From Mark Dubowitz, Roberta Bonazzi, The Wall Street Journal, October 4, 2005:
In one episode of the 29-part Ramadan special “Al-Shatat, The Diaspora,” broadcast on Hizballah’s global satellite channel, al-Manar, a rabbi orders his young son to kidnap a Christian friend so that his throat can be slit and the blood drained to be used to make food for Passover. The rest of the series tells the usual anti-Semitic plot of alleged Jewish aspirations for world domination. Al-Manar routinely runs videos encouraging children to become suicide bombers, calls for terrorists to attack coalition soldiers in Iraq, and promises that “martyrs” will be rewarded in the afterlife.
While a large part of al-Manar’s operating budget comes from Iran, a significant portion is derived from ad revenue. A handful of multinational corporations still advertise on al-Manar, indirectly endorsing its message of hatred and violence. Within the past few months, al-Manar broadcast ads for products from Nissan, the Japanese car manufacturer; LG, the Korean electronics maker; Tefal, a producer of home cooking products and subsidiary of France-based Groupe SEB; Jovial, a manufacturer of Swiss watches; and Cellis-Alpha, a cellular SIM card provider owned by Fal Dete Telecommunications, a Saudi-German consortium majority-owned by Detecon, which in turn is a subsidiary of Deutsche Telekom.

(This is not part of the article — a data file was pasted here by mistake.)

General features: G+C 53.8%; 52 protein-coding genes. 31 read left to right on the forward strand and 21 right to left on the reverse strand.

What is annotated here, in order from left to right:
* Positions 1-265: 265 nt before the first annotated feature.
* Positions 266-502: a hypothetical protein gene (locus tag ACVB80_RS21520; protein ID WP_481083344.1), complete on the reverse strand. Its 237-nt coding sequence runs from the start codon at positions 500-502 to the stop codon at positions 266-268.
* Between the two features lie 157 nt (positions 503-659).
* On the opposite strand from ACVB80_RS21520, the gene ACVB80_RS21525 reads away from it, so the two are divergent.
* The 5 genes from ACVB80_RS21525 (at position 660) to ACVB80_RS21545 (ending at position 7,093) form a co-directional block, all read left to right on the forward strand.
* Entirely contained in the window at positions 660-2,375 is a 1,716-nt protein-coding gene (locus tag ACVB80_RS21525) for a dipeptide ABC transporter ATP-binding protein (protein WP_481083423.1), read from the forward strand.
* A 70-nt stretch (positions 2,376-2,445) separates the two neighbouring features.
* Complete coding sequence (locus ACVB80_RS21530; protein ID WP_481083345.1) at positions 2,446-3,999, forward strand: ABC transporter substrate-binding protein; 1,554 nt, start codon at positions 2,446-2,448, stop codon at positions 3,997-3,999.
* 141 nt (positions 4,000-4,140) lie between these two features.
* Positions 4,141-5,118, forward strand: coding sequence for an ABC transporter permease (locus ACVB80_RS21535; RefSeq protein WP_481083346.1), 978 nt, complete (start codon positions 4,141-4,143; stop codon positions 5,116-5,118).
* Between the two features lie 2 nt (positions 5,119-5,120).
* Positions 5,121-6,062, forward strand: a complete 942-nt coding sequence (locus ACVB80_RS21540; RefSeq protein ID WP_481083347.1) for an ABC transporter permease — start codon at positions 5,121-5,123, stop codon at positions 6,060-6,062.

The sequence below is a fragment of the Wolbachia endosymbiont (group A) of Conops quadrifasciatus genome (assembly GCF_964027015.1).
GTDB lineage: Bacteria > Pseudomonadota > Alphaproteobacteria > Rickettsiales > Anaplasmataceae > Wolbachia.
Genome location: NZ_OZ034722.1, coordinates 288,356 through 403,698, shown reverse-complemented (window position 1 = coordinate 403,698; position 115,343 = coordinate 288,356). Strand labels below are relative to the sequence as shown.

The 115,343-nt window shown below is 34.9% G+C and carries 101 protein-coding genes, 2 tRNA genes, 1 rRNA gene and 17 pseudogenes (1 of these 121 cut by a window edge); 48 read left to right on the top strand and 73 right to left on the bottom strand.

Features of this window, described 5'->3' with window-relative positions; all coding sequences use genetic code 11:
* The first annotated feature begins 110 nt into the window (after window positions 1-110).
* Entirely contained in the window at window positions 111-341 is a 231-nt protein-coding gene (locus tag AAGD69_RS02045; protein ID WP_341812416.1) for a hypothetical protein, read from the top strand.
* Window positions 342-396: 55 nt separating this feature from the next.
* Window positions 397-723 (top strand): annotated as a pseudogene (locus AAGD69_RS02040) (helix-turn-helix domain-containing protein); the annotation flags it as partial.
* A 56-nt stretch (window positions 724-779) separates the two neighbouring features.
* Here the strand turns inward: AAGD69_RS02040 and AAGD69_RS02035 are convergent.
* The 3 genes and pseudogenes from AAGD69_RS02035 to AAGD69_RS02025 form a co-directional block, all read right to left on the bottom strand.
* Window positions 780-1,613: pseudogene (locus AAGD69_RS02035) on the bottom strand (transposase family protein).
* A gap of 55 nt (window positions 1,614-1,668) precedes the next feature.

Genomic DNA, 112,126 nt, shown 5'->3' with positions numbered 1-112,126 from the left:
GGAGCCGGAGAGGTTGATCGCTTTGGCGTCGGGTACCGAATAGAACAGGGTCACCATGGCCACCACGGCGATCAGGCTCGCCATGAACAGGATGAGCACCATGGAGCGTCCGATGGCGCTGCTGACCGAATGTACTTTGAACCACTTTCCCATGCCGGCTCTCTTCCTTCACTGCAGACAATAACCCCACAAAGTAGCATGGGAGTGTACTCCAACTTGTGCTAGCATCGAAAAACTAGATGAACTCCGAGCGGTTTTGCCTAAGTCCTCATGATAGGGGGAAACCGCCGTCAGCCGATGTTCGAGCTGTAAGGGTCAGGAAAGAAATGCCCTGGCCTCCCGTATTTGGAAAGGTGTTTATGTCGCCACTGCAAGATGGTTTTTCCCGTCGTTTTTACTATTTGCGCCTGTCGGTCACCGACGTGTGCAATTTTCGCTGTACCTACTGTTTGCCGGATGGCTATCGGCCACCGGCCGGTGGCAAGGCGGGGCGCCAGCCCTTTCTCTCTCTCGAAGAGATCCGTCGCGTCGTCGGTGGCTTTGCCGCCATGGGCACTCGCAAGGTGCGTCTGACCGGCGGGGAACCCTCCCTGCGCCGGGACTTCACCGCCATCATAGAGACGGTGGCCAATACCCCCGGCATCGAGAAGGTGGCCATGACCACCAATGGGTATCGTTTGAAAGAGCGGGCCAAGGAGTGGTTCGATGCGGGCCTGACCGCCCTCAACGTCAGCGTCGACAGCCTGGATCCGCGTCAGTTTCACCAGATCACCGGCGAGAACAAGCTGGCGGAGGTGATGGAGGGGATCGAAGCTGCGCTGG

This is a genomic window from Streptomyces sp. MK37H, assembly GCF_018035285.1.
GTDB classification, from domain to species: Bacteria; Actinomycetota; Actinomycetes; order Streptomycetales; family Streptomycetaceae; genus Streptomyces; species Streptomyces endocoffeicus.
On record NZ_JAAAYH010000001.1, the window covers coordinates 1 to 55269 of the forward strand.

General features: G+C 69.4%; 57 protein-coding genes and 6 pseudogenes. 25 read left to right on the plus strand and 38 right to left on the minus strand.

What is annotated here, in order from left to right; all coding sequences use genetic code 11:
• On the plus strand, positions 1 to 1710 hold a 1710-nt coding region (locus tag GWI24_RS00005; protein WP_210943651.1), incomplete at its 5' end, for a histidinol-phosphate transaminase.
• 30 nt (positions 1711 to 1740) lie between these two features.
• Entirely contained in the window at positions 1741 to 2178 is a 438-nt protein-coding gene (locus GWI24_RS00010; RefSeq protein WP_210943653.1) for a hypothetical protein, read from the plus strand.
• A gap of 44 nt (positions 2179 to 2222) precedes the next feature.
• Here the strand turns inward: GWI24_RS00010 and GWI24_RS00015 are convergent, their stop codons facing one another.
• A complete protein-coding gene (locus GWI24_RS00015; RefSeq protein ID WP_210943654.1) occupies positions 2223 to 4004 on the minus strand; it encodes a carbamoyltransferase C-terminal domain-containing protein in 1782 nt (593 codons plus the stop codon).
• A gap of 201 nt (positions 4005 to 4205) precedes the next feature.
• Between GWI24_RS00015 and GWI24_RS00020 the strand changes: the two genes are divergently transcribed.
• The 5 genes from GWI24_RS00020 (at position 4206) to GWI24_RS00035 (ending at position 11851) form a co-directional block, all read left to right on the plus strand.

European [and American] lives and values are under attack by Islamic extremists. Responsible companies should have no relationship with terrorist organizations. To do otherwise is to send a worrying signal to their customers, a message that seems to say that their lives are worth less than the sale of a few extra cars, watches, cellphones and home cooking products. At the very least, that cannot be good for business.